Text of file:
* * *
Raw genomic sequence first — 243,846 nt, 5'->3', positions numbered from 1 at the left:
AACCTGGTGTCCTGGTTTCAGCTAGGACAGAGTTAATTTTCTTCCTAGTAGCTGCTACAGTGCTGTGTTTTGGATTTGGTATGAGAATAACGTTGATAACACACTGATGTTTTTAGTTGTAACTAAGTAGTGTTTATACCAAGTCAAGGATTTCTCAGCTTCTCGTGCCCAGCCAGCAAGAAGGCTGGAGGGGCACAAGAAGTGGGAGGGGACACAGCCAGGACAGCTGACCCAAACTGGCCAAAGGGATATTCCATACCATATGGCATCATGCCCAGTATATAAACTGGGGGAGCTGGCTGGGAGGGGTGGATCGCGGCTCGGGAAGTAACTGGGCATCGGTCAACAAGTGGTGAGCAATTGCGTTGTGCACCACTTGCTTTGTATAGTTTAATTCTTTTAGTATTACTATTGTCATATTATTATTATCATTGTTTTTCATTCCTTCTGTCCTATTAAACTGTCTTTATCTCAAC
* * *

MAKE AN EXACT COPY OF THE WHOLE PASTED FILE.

Raw genomic sequence first — 243,846 nt, 5'->3', positions numbered from 1 at the left:
AACCTGGTGTCCTGGTTTCAGCTAGGACAGAGTTAATTTTCTTCCTAGTAGCTGCTACAGTGCTGTGTTTTGGATTTGGTATGAGAATAACGTTGATAACACACTGATGTTTTTAGTTGTAACTAAGTAGTGTTTATACCAAGTCAAGGATTTCTCAGCTTCTCGTGCCCAGCCAGCAAGAAGGCTGGAGGGGCACAAGAAGTGGGAGGGGACACAGCCAGGACAGCTGACCCAAACTGGCCAAAGGGATATTCCATACCATATGGCATCATGCCCAGTATATAAACTGGGGGAGCTGGCTGGGAGGGGTGGATCGCGGCTCGGGAAGTAACTGGGCATCGGTCAACAAGTGGTGAGCAATTGCGTTGTGCACCACTTGCTTTGTATAGTTTAATTCTTTTAGTATTACTATTGTCATATTATTATTATCATTGTTTTTCATTCCTTCTGTCCTATTAAACTGTCTTTATCTCAAC